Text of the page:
Probably Pop: An Interview with Gin Blossoms

Gin Blossoms
No Chocolate Cake

Gin Blossoms have always seemed to possess a dual musical identity. Though unabashed about their pop sensibilities, their lyrics are unusually literate and often layered with dry humor. While played heavily on the radio in the 90s, the distinctive irony of their hits flew under the radar of casual fans. Gin Blossoms’ songs were most notable for lyrical moments like, “If you don’t expect too much from me / You might not be let down” or “She had nothing left to say / So she said she loved me.” At their best, the band’s aesthetic represents the self-contradictions of the thinking person’s pop music.

Gin Blossoms charted when “grunge rock” still had its chokehold on American youth culture, but their association with that mostly earnest of all genres made sense only in terms of another 90s terminology. “Alternative” was a blanket term used then to generally describe any band that used distorted guitars, though Gin Blossoms obviously never aspired to the dissonant chord progressions or loud-soft-loud dynamics of most alternative recording artists. They were one of a few acts of the time offering an alternative to Alternative, at home in the perennial pop-rock peerage of bands like Teenage Fanclub and the Lemonheads.

When asked about how they should be categorized now, guitarist and primary songwriter Jesse Valenzuela seemed unsure at first. When offered the label of “power pop,” however, he was immediately dismissive: “When I hear music like, say, the Raspberries—and don’t get me wrong, they had some great songs—but I just could never make that kind of music. We’re probably softer than that. I’d say… probably pop.” Given Gin Blossoms’ penchant for wordplay, the phrasing seems apt.

The pointed glibness that characterized much of Gin Blossoms’ early music has roots in the bar culture of Tempe, Arizona where they started. The band’s early, alcohol-soaked lyrics captured the attitudes of a local youth culture striving to escape the social conservatism and cultural isolation of the region. “A lot of those early songs,” says Valenzuela, “we’d have a running gag to see how many drinking references we could get in. It was a conscious thing, which isn’t to say it was all a gag. I mean, we were really heavy drinkers back then.”

While never an overtly political songwriter, the anti-immigration legislation that has recently thrust Gin Blossoms’ home state into national headlines was forefront in Valenzuela’s mind when the band was discussing tour dates in support of their latest album, No Chocolate Cake. Arizona Senate Bill 1070, which has taken an “attrition through enforcement” stance on undocumented immigrants, leading critics to deem it legalized racial profiling, is an “an absolute horror” in Valenzuela’s mind. When asked about the “Boycott Arizona” movement, in which many touring musicians have taken Arizona cities off their touring schedules, Valenzuela mentions that the band had “seriously considered it.” He continues, saying, “We talked about it, but we’re from there, you know? Ultimately, we felt that we needed to take a much more active stance.” When asked about whether the band would mention their feeling about the new legislation on-stage, he says, “Definitely. People need to be reminded of this thing.”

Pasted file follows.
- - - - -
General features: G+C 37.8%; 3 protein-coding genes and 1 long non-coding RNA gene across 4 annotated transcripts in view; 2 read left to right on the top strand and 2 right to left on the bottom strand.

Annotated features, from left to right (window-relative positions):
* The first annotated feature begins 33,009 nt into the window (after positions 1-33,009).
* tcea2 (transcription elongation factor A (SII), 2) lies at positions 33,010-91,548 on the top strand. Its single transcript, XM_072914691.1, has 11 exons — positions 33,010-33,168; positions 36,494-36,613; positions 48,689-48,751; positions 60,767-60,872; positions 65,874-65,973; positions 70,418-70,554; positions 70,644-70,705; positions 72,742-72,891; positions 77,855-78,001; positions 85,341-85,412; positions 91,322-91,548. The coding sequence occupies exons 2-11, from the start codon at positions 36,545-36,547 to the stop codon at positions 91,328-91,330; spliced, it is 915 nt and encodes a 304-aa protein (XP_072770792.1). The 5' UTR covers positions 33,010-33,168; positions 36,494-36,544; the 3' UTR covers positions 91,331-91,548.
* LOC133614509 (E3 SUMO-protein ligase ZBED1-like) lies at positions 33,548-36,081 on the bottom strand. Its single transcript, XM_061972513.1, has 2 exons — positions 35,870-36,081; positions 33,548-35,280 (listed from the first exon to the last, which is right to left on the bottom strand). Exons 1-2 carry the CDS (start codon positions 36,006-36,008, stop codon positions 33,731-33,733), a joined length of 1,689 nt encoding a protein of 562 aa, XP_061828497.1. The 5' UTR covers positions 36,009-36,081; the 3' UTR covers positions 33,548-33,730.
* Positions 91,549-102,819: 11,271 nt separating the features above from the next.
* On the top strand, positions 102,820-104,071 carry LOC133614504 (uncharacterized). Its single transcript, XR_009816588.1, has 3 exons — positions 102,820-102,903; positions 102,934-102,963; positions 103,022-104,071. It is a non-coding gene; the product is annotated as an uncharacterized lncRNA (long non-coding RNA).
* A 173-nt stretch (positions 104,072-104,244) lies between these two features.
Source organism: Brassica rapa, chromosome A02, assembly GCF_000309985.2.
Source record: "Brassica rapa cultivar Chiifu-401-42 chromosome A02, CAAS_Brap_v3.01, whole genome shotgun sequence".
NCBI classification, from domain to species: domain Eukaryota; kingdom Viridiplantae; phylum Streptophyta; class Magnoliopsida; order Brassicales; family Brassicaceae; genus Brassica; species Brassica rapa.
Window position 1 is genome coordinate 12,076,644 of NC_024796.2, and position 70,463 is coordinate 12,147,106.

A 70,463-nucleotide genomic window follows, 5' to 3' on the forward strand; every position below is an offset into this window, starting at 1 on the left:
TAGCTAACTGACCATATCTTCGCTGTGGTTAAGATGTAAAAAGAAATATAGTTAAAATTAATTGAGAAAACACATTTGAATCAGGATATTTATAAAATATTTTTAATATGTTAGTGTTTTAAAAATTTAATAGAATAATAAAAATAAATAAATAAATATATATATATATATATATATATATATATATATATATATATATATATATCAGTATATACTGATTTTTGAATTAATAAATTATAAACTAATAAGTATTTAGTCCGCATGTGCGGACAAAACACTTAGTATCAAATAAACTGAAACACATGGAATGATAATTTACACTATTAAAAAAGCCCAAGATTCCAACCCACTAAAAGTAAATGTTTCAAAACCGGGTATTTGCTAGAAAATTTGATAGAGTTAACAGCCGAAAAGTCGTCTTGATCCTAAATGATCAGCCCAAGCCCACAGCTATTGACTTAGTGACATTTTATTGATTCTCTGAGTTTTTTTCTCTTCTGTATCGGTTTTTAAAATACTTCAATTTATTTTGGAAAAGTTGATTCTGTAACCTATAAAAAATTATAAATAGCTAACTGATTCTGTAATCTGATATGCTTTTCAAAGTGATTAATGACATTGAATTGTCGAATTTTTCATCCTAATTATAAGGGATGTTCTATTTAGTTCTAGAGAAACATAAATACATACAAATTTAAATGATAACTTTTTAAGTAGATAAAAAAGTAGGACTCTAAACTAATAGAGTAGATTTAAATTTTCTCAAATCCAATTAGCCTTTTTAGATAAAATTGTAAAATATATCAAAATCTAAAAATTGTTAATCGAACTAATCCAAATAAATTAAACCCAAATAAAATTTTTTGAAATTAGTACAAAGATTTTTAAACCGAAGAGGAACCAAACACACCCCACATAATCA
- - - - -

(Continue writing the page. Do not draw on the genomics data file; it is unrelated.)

The biggest criticism levied against Gin Blossoms has been a pronounced sonic homogeneity from album to album. The blame for this fault may originate in the tragic suicide of the band’s original guitarist and primary songwriter just previous to their first major label release, an inevitable topic when discussing the band’s success. The absence of Doug Hopkins, who penned the breakout hits “Hey Jealousy” and “Found Out About You,” seems to have culminated in his bandmates’ memory through an anxiousness to reproduce his talents.

Valenzuela commented on this criticism, opining about how bands that consciously reinvent themselves are not necessarily doing so for their art but for good PR. “A lot of these older guys, always reinventing themselves, we’re not really concerned with that. Someone was saying we should make a video. I mean, is that even done any more? They wanted to film us playing with this hot chick somewhere on screen, and I was just like, ‘We’re these 45 year old guys, why would we ever do that?’” True to form, the new album, No Chocolate Cake, is imminently evocative of the high points in their back catalogue, yet with the difference of experience and more level emotions.

In the days of New Miserable Experience and Congratulations I’m Sorry, earnest sentiment was most often expressed in terms of loss and regret. Their most lyrically straightforward Billboard charter, the Valenzuela-penned “’Til I Hear it From You,” is an extended apology in song form. But songs from the new album like “I Don’t Wanna Lose You Now,” “Something Real,” and “I’m Ready” reflect a willingness to embrace the miserable experiences the band had glibly referenced in the early years.

A sense of maturity imbues the new album’s lyrics, though its funniest moment is also its best. “Dead or Alive (On the 405),” reflects on the fleetingness of Gin Blossoms’ former fame. The song name-checks rock relics like Styx, Eddie Money, and Nickelback, most effectively with the lyric, “Going in cold on a pick-up gig / And in between the classic Styx / You play your hit from ’89 / I’ll sing mine from ’95.” However, Valenzuela cited the later albums of Nick Lowe as his most profound inspiration for the new album, a comparison that sticks. The disparity between Nickelback and Nick Lowe, and Valenzuela’s readiness to compare his band to either, speaks loud and clear to Gin Blossoms’ pop contradictions.